But man, the time leading up to my departure and immediately after was tough. I questioned my own choices, commitment, and sanity. Was I actually being selfish without realizing it? Did I feel entitled to more just by virtue of being a mom? Was I, in fact, contributing my fair share or were others left picking up my slack?
By attempting to be a full-time mom and full-time employee, I was made to feel as if I had lassoed the sun, hoarded all of its Vitamin D, and emitted nothing but the harmful UVA and UVB rays. Now, of course, with the benefit of hindsight, it’s painfully obvious to me that so many workers without baggage could never account for eight full hours of work each day. Ask most people with jobs if they don’t take coffee breaks, troll their social media accounts, watch TV and movie clips online, send personal emails, text their friends and loved ones, and chitchat idly during daylight hours.
I didn’t do any of that when I was working the first year after my daughter was born. Yes, I burped a baby on occasion and rocked her as she napped, but I didn’t take lunch breaks or even the time off to which I was entitled. While I had the advantage of being home more often, my baby was mostly stuck in a playpen or booster seat next to my desk while I plugged away so no one would think I was just lollygagging at coffee shops or parks. But the scarlet letter I was branded with — my daughter — made it abundantly clear that despite my high level of integrity and dedication, my goals and values were highly suspect because I had another human being to keep alive.
Power to Fly‘s Katharine Zaleski gave a public mea culpa earlier this month on Fortune.com about how badly she mistreated her co-workers who were also moms before becoming a parent herself. To many people, though, including me, the apology was weak. After all, she never acknowledged or explained how she made it that far in life without developing the ability to empathize and act decently towards others. It shouldn’t take age and birthing a baby to be an honorable person, after all.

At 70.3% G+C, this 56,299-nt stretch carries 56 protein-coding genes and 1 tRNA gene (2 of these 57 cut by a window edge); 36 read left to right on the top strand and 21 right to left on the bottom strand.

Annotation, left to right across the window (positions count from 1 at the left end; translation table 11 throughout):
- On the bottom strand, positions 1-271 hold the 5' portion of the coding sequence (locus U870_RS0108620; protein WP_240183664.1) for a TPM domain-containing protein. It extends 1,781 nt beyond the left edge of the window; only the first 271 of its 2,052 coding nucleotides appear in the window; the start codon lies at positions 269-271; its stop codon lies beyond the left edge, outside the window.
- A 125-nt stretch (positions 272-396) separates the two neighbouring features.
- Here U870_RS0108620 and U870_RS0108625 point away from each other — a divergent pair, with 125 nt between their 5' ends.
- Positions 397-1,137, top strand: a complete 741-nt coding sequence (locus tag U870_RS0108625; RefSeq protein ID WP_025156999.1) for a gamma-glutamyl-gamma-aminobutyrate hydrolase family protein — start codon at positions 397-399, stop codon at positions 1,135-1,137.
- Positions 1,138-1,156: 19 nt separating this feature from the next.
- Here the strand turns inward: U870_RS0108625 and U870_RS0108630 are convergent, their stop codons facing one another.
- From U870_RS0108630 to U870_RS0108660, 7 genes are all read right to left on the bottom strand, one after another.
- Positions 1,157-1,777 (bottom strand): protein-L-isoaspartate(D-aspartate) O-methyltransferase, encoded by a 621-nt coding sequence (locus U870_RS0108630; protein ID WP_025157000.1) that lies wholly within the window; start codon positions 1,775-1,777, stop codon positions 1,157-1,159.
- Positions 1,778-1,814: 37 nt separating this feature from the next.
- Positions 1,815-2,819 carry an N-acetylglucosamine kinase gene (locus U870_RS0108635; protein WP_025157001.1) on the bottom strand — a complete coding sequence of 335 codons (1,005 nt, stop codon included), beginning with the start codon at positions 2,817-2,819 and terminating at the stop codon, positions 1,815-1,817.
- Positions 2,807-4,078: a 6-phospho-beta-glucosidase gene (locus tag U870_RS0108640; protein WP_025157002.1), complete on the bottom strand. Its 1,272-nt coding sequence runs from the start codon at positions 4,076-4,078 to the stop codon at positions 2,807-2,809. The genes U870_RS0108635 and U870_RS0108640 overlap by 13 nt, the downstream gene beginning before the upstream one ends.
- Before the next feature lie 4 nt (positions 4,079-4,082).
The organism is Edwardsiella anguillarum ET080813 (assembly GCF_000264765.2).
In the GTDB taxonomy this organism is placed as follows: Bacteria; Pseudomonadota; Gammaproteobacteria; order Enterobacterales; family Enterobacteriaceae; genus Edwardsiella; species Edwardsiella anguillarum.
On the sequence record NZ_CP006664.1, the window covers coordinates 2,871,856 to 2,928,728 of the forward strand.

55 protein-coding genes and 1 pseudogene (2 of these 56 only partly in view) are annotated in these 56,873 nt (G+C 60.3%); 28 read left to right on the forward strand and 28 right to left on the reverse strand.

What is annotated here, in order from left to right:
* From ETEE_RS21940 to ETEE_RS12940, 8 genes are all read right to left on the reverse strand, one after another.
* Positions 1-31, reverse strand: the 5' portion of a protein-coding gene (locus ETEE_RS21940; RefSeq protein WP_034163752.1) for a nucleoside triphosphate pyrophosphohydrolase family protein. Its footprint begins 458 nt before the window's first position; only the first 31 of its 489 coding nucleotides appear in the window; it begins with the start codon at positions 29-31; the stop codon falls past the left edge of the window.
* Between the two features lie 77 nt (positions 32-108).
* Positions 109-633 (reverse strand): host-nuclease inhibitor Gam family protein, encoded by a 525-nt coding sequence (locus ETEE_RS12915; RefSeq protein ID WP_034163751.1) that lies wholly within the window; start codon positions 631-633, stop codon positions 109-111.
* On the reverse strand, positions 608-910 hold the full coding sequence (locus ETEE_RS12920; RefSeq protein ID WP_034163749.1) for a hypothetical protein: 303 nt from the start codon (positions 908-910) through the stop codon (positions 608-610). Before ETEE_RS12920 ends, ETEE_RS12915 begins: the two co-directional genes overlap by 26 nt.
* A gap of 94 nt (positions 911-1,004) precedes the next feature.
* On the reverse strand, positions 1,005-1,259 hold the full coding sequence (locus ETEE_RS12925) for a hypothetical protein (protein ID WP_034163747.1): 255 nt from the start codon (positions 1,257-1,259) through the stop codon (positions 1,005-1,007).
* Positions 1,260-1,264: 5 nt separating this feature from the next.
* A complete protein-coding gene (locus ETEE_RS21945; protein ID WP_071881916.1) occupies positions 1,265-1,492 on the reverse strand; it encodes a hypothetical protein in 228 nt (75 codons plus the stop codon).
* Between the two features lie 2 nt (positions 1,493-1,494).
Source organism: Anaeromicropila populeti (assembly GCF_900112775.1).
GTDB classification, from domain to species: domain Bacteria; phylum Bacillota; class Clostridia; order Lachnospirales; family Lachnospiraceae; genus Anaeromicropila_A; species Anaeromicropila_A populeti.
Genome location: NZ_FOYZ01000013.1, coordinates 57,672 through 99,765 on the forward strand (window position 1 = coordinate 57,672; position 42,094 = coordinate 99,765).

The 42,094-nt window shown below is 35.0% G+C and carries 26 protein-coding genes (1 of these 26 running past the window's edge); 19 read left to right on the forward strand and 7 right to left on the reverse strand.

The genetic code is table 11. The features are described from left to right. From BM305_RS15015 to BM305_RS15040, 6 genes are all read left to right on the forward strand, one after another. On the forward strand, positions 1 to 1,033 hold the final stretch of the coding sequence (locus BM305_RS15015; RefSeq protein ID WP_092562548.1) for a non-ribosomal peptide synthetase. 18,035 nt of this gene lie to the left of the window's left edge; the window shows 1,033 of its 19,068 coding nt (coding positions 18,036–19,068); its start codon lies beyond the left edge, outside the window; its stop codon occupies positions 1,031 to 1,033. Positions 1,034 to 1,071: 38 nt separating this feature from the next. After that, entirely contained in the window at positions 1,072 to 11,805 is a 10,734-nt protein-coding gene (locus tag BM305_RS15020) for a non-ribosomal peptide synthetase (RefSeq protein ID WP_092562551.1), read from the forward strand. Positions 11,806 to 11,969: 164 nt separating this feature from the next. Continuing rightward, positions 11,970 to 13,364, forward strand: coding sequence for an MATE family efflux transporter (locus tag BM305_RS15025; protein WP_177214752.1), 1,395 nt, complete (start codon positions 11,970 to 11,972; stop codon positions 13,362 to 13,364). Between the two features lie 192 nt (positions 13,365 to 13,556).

I know that becoming a mom motivated me to be more efficient and better at many things (not to mention more tolerant). However, balancing acts are usually just that — an act — as nothing is ever really even and something usually suffers — although the end result is hopefully a happy and good one. People like Traister, who not only bring their babies to work but kick ass and take names while doing it, are trailblazers. While it doesn’t really directly benefit me anymore, on behalf of other women like the me of seven years ago who want to at least try and have it all and are confident they can, they ultimately need the buy-in of others to make it happen.
Having it all is possible, it just doesn’t always look and smell so pretty in the process. Although who’s to say (besides memes and cheesy greeting cards) that the journey needs to matter as much as the destination? Having a career and family doesn’t necessarily look these days the way it it did two, five, or ten years ago, but that doesn’t make it wrong, either. Everyone can suffer while a working parent attempts to have it all, or they could open their minds and focus on results instead of fixating on the process.